"I speak Norwegian."
Translation:Jeg snakker norsk.
Well, nobody speaks Bokmål or Nynorsk. Those are just written languages.
When you say you speak Norwegian, you mean whatever spoken dialect you are speaking. For foreign learners, it is most common to learn to speak similar the "Oslo-region" dialect.
In my case, when I speak Norwegian, it would be a in a dialect from Ytre Namdalen, more specifically in a Nærøy dialect.
To outsiders I just speak "Trøndersk", and some may be able to narrow it down to "Nord-Trøndersk".
Bokmål is closer to the "Oslo-region" dialects than the rest of the country. The language of the machine-read audio sounds like what a Bokmål spoken language might sound like. But that does not exist.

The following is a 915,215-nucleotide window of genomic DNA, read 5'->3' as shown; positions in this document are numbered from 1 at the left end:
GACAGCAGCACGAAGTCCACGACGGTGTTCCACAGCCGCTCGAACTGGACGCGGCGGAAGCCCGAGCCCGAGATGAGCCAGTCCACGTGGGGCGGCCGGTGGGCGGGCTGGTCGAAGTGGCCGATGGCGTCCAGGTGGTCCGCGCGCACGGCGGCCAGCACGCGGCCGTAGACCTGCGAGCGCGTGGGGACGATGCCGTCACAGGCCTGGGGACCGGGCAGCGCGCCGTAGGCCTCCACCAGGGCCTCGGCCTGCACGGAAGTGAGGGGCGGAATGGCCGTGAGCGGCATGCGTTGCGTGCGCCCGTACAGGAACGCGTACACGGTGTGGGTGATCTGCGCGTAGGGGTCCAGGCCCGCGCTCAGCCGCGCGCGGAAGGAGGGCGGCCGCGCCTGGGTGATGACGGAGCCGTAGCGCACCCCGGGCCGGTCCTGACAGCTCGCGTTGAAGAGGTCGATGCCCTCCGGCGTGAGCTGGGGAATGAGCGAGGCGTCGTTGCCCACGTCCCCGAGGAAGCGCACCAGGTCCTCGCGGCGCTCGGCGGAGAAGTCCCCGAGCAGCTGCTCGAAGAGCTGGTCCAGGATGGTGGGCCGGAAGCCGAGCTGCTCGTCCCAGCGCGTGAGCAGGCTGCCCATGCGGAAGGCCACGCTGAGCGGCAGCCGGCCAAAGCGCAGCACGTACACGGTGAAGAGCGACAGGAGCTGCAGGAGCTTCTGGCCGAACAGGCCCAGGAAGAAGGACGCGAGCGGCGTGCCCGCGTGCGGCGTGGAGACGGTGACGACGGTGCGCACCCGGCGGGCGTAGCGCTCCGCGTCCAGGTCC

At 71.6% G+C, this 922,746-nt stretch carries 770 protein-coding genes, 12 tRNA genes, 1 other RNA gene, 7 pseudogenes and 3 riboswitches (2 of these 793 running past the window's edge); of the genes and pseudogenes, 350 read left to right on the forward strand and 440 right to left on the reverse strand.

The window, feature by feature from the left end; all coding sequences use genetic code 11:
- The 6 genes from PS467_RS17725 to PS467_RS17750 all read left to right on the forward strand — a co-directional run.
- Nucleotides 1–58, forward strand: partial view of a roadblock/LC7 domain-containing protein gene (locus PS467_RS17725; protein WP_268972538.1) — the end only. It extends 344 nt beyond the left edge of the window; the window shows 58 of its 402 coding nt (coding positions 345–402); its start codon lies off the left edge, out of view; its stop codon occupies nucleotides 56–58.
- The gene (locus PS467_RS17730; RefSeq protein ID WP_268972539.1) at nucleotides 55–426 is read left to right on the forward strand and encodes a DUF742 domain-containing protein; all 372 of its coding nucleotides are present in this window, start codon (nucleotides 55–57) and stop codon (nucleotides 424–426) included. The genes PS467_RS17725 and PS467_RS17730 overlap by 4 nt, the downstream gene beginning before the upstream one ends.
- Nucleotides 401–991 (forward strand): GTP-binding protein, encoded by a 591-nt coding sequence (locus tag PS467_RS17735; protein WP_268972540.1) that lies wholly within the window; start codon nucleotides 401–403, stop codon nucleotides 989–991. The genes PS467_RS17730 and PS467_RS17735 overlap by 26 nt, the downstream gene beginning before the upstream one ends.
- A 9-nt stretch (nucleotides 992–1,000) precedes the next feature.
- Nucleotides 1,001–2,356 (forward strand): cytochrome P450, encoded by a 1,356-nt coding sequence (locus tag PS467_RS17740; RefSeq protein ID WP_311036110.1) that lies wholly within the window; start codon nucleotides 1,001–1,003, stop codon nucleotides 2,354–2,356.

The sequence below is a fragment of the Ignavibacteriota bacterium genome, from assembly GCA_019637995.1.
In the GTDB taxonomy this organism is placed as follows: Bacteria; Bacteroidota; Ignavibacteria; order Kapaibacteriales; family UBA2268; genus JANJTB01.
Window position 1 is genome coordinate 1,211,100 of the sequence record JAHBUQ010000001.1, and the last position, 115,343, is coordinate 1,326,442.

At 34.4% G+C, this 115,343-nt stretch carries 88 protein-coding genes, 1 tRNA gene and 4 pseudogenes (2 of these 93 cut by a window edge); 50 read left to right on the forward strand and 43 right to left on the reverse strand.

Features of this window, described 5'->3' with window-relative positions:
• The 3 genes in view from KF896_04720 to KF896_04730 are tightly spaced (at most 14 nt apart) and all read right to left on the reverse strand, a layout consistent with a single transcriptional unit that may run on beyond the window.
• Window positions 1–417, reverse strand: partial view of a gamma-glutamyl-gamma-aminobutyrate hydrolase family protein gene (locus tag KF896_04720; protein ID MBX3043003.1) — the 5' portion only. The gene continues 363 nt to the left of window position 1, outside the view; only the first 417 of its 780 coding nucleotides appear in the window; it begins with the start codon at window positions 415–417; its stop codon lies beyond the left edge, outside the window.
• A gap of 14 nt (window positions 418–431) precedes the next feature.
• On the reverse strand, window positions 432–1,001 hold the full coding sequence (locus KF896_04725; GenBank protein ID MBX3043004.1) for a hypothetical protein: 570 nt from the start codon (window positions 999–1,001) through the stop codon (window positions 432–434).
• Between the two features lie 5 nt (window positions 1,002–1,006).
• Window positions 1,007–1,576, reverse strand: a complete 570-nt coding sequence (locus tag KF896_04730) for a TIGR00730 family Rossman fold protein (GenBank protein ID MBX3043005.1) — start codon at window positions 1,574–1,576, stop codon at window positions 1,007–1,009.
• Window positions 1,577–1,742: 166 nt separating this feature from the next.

We do however have something we refer to as "newsanchor-norsk" which is a "bokmålified" version of whatever dialect the news anchor has.
Nynorsk was created later to be a "broader" language more representative of the whole country, but only really adapted where the dialects heavily differ from bokmål.
Nynorsk is one of the two official written standards of Norwegian, the other one is Bokmål. In this course we learn Bokmål. This article may give you an idea about the differences between the two and how Norway arrived at having two competing standards of written language: http://theforeigner.no/pages/columns/nynorsk-vs-bokml-agreeing-to-disagree/ .
You mean to ask if there are any differences between Norsk Nynorsk and Norsk Bokmål?